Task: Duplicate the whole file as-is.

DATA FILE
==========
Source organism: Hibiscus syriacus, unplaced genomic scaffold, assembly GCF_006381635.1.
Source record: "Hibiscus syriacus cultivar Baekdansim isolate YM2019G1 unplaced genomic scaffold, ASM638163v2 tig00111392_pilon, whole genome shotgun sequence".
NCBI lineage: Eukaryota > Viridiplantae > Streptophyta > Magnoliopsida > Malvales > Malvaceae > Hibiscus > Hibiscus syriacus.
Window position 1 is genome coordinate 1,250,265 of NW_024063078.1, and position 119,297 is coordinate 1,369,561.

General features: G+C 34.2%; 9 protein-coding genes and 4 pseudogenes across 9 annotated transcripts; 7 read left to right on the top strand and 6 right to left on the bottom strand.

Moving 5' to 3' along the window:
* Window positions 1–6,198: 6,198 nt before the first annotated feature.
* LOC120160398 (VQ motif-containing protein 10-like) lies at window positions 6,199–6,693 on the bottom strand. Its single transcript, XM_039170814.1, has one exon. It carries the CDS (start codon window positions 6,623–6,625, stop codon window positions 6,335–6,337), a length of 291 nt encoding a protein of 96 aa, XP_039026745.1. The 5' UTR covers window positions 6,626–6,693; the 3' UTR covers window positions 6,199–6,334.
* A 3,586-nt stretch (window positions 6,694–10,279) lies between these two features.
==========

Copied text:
Source organism: Hibiscus syriacus, unplaced genomic scaffold, assembly GCF_006381635.1.
Source record: "Hibiscus syriacus cultivar Baekdansim isolate YM2019G1 unplaced genomic scaffold, ASM638163v2 tig00111392_pilon, whole genome shotgun sequence".
NCBI lineage: Eukaryota > Viridiplantae > Streptophyta > Magnoliopsida > Malvales > Malvaceae > Hibiscus > Hibiscus syriacus.
Window position 1 is genome coordinate 1,250,265 of NW_024063078.1, and position 119,297 is coordinate 1,369,561.

General features: G+C 34.2%; 9 protein-coding genes and 4 pseudogenes across 9 annotated transcripts; 7 read left to right on the top strand and 6 right to left on the bottom strand.

Moving 5' to 3' along the window:
* Window positions 1–6,198: 6,198 nt before the first annotated feature.
* LOC120160398 (VQ motif-containing protein 10-like) lies at window positions 6,199–6,693 on the bottom strand. Its single transcript, XM_039170814.1, has one exon. It carries the CDS (start codon window positions 6,623–6,625, stop codon window positions 6,335–6,337), a length of 291 nt encoding a protein of 96 aa, XP_039026745.1. The 5' UTR covers window positions 6,626–6,693; the 3' UTR covers window positions 6,199–6,334.
* A 3,586-nt stretch (window positions 6,694–10,279) lies between these two features.